For Enns to call the Genesis record of Noah’s Flood a “story” undermines its credibility. And to claim the text does “not permit” an understanding of the account as a global event is deliberately deceptive. The text says the flood covered “all the high mountains everywhere under the heavens” (Gen 7:19) and that Yahweh “blotted out every living thing that was upon the face of the land, from man to animals to creeping things and to birds of the sky, and they were blotted out from the earth; and only Noah was left, together with those that were with him in the ark.” (Gen 7:23) This is just two of the many textual indications that the Flood was universal over the whole earth. The obvious intent of the author throughout the account is to say that the Flood was a global cataclysm.

As for the evidence, what else would you expect from a global flood except to find fossils embedded in sedimentary rock layers laid down by water all over the earth? The evidence of a global flood stares one in the face all over the world.

These quotes from various BioLogos leaders and scholars suffice to indicate the heart and spirit of BioLogos, and it is not in accord with what the Bible plainly teaches about origins and earth history nor what the Christian church has historically taught. Future blog posts will expand on these themes in more detail with more explicit quotations and logical inferences to build the case. Soli Deo Gloria.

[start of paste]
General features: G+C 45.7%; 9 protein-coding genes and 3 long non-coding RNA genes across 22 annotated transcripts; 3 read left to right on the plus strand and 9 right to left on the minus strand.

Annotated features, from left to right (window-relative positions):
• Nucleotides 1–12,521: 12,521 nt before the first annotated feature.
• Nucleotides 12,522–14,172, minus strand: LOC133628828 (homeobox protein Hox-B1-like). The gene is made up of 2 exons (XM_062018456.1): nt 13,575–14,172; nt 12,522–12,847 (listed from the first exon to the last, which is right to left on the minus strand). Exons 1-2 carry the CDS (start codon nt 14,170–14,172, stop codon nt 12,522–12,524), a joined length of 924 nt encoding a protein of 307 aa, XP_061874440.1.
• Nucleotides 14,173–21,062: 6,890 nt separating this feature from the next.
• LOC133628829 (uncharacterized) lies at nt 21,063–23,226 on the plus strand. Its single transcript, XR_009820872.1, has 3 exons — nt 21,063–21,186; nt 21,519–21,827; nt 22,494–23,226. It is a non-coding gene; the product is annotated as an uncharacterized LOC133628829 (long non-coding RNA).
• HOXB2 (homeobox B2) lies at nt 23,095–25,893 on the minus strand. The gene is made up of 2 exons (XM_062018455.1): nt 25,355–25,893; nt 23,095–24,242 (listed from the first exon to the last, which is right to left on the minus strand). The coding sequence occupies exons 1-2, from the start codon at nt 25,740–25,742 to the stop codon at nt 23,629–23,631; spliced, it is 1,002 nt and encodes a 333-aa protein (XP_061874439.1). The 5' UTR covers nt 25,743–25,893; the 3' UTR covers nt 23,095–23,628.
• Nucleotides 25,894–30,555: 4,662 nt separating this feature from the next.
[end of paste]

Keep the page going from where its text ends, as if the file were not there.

Read the sequel in this Fox in the Hen House! series of posts:
2. Fox in the Hen House! – BioLogos Rejects Inerrancy

©William T. Pelletier, Ph.D.
“contending earnestly for the faith” (Jude 1:3)
Friday April 15, 2011 A.D.

Read my April 2011 Bible-Science column
Is There Alien Life in Space?.

“For My hand made all these thingsl thus all these things came into being,” declares the LORD. “But to this one I will look, to him who is humble and contrite of spirit, and who trembles at My word. (Isaiah 66:2)


  1. Thanks very much for this! I’m also a part of the Bring Back Ken Ham group, and have been following your comments there. I’m going to follow your blog now, too, and re-post your articles on Facebook and elsewhere in order to get the word out to fellow believers who might otherwise be taken in by the likes of BioLogos.


  2. I get blocked by their website since I believe Moses – they pick and choose who to publish